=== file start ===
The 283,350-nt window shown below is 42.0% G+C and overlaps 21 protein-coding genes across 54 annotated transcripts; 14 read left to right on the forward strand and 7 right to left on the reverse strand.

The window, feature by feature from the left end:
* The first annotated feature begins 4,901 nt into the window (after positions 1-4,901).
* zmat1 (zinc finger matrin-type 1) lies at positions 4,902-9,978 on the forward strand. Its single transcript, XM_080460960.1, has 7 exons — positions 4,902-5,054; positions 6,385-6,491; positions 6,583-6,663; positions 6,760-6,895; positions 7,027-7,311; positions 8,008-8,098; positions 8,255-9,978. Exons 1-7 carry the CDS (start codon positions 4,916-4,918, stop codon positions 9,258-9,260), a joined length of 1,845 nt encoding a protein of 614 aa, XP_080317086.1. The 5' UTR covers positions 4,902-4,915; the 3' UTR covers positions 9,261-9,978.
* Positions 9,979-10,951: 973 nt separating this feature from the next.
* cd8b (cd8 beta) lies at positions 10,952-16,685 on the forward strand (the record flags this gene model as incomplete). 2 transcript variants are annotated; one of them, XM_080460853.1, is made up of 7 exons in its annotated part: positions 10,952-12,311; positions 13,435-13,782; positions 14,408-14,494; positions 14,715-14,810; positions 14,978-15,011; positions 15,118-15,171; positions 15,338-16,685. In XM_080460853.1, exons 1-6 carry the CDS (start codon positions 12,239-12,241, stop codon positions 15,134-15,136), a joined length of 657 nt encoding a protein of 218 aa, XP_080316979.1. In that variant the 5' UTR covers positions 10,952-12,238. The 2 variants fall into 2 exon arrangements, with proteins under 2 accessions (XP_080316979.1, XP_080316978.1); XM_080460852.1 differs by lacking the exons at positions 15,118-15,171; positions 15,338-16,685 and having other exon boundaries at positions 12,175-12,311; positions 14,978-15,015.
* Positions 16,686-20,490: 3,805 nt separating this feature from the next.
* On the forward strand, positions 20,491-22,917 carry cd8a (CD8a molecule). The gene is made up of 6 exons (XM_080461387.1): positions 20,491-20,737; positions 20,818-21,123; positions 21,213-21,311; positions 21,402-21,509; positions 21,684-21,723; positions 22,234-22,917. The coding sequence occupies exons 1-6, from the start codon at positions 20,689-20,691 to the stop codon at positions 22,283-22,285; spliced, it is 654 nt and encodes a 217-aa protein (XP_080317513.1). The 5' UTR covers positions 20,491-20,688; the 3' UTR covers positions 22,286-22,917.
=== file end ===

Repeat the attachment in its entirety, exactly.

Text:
The 283,350-nt window shown below is 42.0% G+C and overlaps 21 protein-coding genes across 54 annotated transcripts; 14 read left to right on the forward strand and 7 right to left on the reverse strand.

The window, feature by feature from the left end:
* The first annotated feature begins 4,901 nt into the window (after positions 1-4,901).
* zmat1 (zinc finger matrin-type 1) lies at positions 4,902-9,978 on the forward strand. Its single transcript, XM_080460960.1, has 7 exons — positions 4,902-5,054; positions 6,385-6,491; positions 6,583-6,663; positions 6,760-6,895; positions 7,027-7,311; positions 8,008-8,098; positions 8,255-9,978. Exons 1-7 carry the CDS (start codon positions 4,916-4,918, stop codon positions 9,258-9,260), a joined length of 1,845 nt encoding a protein of 614 aa, XP_080317086.1. The 5' UTR covers positions 4,902-4,915; the 3' UTR covers positions 9,261-9,978.
* Positions 9,979-10,951: 973 nt separating this feature from the next.
* cd8b (cd8 beta) lies at positions 10,952-16,685 on the forward strand (the record flags this gene model as incomplete). 2 transcript variants are annotated; one of them, XM_080460853.1, is made up of 7 exons in its annotated part: positions 10,952-12,311; positions 13,435-13,782; positions 14,408-14,494; positions 14,715-14,810; positions 14,978-15,011; positions 15,118-15,171; positions 15,338-16,685. In XM_080460853.1, exons 1-6 carry the CDS (start codon positions 12,239-12,241, stop codon positions 15,134-15,136), a joined length of 657 nt encoding a protein of 218 aa, XP_080316979.1. In that variant the 5' UTR covers positions 10,952-12,238. The 2 variants fall into 2 exon arrangements, with proteins under 2 accessions (XP_080316979.1, XP_080316978.1); XM_080460852.1 differs by lacking the exons at positions 15,118-15,171; positions 15,338-16,685 and having other exon boundaries at positions 12,175-12,311; positions 14,978-15,015.
* Positions 16,686-20,490: 3,805 nt separating this feature from the next.
* On the forward strand, positions 20,491-22,917 carry cd8a (CD8a molecule). The gene is made up of 6 exons (XM_080461387.1): positions 20,491-20,737; positions 20,818-21,123; positions 21,213-21,311; positions 21,402-21,509; positions 21,684-21,723; positions 22,234-22,917. The coding sequence occupies exons 1-6, from the start codon at positions 20,689-20,691 to the stop codon at positions 22,283-22,285; spliced, it is 654 nt and encodes a 217-aa protein (XP_080317513.1). The 5' UTR covers positions 20,491-20,688; the 3' UTR covers positions 22,286-22,917.